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Space sector well placed to nail diversity

A leading voice on diversity in space has said the sector’s youth, compared to traditional industries, has given it an advantage in encouraging a wide range of people to get involved. 

Anntonette Dailey, former executive director at the ASA, said by comparison, larger organisations in broader “side sector” industries are scrambling to retrofit diversity into their systems and processes. 

“The greatest opportunity to employ a diverse leadership team and workforce is when an industry is just starting out,” she told Space Connect ahead of the Australian Space Summit 2023, featuring 15 female speakers from the local industry.

“Your organisation can grow simultaneously with the sector as part of its natural ecosystem right from the start. The space sector can show Australia and the rest of the world what it looks like when an organisation employs a diverse workforce.”


The Australian Space Agency was established in 2018 and opened its first headquarters in February 2020 at Lot Fourteen in Adelaide.

Momentum has been building in the space sector ever since, with the federal and state governments also allocating funds to grow it, Dailey noted.

Embed diversity into governance policies

Creating a governance structure that is friendly to women, Indigenous Australians, people with disabilities, and other minorities and actively seeking diverse leaders and employees could place new organisations at an advantage compared to their older counterparts, Dailey added.


“By doing this, organisations don’t have to announce that they’ve introduced a new female-friendly policy because they would have been female-friendly and open to Indigenous engagement from the start,” she said.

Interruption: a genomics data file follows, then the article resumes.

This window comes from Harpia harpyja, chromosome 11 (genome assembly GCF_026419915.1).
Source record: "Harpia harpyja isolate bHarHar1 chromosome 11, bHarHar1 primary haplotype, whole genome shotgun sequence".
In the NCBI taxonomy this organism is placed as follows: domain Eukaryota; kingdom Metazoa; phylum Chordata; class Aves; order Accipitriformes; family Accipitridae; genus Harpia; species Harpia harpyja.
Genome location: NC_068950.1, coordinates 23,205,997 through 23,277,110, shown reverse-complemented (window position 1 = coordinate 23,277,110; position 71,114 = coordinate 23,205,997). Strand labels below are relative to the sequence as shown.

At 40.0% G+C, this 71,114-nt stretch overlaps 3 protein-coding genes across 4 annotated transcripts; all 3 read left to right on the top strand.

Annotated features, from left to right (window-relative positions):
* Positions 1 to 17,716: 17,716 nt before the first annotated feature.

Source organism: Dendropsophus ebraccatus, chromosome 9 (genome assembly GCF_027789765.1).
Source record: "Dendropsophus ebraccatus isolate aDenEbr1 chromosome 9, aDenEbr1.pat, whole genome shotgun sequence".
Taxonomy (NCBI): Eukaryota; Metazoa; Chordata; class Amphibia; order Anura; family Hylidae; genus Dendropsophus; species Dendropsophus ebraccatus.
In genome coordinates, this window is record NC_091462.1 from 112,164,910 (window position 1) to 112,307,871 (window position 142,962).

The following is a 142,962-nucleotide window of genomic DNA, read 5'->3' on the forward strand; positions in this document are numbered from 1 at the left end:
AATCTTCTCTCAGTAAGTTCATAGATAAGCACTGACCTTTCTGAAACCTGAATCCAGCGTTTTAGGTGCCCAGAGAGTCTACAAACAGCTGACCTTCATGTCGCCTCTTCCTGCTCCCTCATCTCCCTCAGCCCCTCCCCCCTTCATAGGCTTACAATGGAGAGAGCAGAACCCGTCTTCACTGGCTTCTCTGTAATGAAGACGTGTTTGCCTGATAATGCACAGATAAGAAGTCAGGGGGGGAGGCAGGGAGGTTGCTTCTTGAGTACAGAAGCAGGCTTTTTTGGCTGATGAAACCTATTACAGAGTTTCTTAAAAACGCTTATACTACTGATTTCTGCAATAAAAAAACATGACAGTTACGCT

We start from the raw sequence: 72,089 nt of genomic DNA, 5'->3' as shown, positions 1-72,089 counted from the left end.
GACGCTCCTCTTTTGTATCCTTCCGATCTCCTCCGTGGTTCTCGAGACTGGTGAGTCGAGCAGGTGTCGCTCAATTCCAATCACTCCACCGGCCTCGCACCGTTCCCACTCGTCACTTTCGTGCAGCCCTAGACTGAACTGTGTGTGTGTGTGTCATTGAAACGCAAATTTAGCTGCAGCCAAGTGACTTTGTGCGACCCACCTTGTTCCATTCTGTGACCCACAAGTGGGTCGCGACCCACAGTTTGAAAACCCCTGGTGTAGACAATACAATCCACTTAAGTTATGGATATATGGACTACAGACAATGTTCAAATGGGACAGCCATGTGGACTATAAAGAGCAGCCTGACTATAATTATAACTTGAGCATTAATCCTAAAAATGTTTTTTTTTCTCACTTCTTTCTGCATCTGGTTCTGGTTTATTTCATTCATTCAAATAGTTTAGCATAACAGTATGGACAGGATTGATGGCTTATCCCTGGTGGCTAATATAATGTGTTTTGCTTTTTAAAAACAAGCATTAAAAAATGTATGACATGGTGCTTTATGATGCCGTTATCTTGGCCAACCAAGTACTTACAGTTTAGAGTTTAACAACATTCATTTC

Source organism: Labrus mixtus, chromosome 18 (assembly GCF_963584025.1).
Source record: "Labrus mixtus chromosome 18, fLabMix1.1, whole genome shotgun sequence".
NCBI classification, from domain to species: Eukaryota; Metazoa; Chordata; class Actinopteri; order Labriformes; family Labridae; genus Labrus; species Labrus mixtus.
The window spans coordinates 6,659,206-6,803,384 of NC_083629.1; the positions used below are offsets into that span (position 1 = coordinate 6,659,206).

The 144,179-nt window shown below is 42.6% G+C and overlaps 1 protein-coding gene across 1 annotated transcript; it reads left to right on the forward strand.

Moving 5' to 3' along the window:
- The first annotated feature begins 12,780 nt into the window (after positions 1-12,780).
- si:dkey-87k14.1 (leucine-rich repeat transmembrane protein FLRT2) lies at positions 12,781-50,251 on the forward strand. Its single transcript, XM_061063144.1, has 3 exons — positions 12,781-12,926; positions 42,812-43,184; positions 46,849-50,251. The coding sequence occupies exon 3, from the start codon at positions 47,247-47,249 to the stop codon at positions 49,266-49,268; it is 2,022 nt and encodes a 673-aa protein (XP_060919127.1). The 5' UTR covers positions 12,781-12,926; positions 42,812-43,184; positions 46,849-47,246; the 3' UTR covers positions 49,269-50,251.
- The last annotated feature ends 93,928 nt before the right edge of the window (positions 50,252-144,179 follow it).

Moreover, because Australia does not currently have a large, experienced space workforce, training diverse candidates that is reflective of Australia’s cultural, geographical, and gender population is essential, Dailey argued.

“When we open our eyes from the start, it makes it easier to set up diverse organisations,” she said.

“For example, diversity was a requirement at the Australian Space Agency since its inception under its inaugural head. The leadership team was across the three Gs of diversity and equity: geographical distribution, generational differences, and gender differences.”

Throwing money at the problem, not the solution

Despite receiving significant funding to increase female participation, the federal government’s science, technology, engineering and mathematics (STEM) Equity Monitor revealed women make up only 15 per cent of the workforce, up from 13 per cent in 2020.

“This shows that this issue can’t be solved by implementing one or two key programs or activities,” Dailey said.

“Every single Australian that is working in STEM needs to tackle this, whether they are a small start-up or a $100 million business.”

However, it should not be left to women and others in minority categories to champion diversity, she underscored.